at my friend Charlie's apartment. Old friends and new, spanning 30 years of community and adventure. Many smiles and laughs.
Show started at 7:30ish; house was packed. My friend Carla and I were 3/4 of the way back on the left aisle of the right section of the floor with room for dancing.
John K , in a blue tie-dye with his hair up in a half-ponytail, looked energized and happy from the outset, and the Golden Road opener got the room bopping'.
Viola Lee was well jammed out and up-tempo. The set got off to a more hoppin' start than Friday and the sound, particularly Phil's bass, was clear and strong; the bugs had been worked out the night before.
Minglewood Blues is officially a throwaway song for me now, due to
their unfortunate botched rearrangement of the chord structure. There is no 5 chord on "My number one occupation" so the song lacks the tension and resolution that the ear wants to hear. The energy was fine, but nobody I talk to understands why they have chosen this structure. It's mystifying. Phil plays a repetitive walk down starting not the 1 chord rather than laying into the original 5 chord, and it just sucks the musicality out of the song. That's all I have to say about that.
On to Sittin' on Top of the World, which brought the crowd back to life.
Alice D. Millionaire was played with confidence and gusto. Overall the crowd was in that odd limbo state where most people don't know the tune, so the dancing, cheering and mouthing along with the words was tentative. I continue to enjoy the band's willingness to learn and deliver new songs (to me) with almost every show I have attended. John K in particular was really animated for the first set, and really the whole show.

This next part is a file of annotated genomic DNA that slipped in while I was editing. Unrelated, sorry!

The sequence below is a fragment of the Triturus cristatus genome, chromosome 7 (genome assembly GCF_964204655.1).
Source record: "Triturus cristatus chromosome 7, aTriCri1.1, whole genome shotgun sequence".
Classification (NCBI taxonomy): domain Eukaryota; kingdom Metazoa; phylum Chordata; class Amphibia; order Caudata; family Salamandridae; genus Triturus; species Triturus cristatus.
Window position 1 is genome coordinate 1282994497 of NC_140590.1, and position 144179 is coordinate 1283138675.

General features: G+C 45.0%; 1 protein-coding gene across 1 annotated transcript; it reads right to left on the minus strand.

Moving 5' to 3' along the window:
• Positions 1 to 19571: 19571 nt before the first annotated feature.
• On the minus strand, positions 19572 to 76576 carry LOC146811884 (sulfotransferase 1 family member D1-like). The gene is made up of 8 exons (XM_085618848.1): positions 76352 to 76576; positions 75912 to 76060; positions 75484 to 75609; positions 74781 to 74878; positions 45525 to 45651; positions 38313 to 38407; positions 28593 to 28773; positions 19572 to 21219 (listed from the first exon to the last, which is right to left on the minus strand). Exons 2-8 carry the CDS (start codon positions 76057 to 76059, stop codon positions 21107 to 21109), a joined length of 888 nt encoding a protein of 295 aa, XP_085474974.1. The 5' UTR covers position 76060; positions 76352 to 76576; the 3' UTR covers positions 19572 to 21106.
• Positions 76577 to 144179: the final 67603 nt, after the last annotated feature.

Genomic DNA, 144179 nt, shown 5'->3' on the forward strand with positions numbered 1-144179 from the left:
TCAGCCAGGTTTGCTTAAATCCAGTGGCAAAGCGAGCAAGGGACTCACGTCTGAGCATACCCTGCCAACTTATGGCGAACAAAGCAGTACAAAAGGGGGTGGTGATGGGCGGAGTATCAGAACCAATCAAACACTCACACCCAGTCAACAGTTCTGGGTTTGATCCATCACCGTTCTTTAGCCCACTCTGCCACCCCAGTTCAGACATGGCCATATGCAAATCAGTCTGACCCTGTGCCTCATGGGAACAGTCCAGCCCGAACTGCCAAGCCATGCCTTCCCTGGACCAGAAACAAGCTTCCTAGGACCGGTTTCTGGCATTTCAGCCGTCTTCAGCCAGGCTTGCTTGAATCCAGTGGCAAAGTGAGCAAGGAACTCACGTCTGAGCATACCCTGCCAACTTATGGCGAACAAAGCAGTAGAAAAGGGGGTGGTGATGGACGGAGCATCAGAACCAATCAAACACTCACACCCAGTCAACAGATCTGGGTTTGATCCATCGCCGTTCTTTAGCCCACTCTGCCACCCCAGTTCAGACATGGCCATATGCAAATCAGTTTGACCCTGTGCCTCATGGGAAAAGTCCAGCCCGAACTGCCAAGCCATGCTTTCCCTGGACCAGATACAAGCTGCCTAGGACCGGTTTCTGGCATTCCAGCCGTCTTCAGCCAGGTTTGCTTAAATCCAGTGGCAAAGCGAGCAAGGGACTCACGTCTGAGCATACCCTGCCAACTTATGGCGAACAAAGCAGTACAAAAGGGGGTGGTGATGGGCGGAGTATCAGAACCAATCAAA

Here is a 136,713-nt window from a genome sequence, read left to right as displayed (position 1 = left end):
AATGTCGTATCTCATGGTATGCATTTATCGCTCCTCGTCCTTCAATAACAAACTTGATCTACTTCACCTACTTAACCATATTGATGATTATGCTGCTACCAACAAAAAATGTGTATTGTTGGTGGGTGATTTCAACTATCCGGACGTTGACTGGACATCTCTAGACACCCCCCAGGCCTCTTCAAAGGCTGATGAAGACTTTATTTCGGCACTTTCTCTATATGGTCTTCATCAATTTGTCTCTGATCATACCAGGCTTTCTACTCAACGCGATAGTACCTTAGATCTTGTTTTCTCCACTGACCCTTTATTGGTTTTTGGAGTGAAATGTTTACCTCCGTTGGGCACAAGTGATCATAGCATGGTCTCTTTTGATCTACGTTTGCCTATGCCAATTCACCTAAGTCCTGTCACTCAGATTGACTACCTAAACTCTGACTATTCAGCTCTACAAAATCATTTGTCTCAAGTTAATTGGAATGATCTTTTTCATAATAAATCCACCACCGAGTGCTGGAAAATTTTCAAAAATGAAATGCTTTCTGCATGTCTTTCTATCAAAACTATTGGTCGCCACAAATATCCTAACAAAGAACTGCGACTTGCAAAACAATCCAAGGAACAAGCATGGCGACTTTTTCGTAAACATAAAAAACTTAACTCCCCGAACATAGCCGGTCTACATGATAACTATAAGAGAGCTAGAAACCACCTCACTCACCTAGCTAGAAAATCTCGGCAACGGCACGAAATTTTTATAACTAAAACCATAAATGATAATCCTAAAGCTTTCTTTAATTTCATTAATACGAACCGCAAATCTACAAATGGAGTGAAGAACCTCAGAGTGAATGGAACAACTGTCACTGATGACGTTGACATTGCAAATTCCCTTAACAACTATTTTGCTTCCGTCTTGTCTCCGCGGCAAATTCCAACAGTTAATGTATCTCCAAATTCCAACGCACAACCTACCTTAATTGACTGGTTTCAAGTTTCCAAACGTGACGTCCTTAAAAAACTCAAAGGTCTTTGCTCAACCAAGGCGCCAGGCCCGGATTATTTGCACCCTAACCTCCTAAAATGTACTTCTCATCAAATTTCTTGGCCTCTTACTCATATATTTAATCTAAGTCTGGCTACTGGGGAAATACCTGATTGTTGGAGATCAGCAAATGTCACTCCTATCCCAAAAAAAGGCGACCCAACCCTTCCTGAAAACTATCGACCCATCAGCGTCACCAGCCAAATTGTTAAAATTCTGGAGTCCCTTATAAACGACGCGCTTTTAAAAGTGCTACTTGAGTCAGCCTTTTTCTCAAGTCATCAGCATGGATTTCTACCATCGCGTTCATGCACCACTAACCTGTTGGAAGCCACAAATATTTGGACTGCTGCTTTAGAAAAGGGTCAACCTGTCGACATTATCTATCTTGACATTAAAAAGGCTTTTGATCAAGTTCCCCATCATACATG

Cream Puff War was killer. It had a couple of false starts where Bobby flubbed his entrance, and then kept looking to Phil for cues as to how to reenter. The band members really do respond musically to each other, musically, and sometimes through visual cues. I noticed for the first time that Jeff Chimenti has a mirror on top of one of his keyboards so that when he is facing the wrong direction, he can still see the band. Cream Puff War! If the Grateful Dead had played this in their later years, jaws would have dropped. Furthur has really made a great choice in dusting off all these 60's classics. Fantastic. Very psychedelic. At one point between songs I heard John K tease the "Lucy in the Sky with Diamonds" intro riff, and I continued to call that song the rest of the show, and even tried to call it as part of a double encore with Saturday Night to no avail. That happened at Fairfax too, a Beatles song riff tease that went unfulfilled. Dang you Pranksters! The teases…
Loved the Lovelight set closer. My section was dancin' hard and hearty and singing along; it was a joy fest! The entire show, my section was rich with twirlers, dancers, smilers and singers. I love the Deadhead fervor; it truly is an essential part of the magic. New York energy, baby. This town knows how to party!
Great old school song selection. About an hour long first set.
Despite the excellent sixties song list, overall I have felt that the first sets
have that familiar "warming up" feel that was so characteristic of Grateful Dead first sets. But because of the ripping song choices, we do rock harder in the first set than we did at Grateful Dead shows. Look at that song list! Yowza!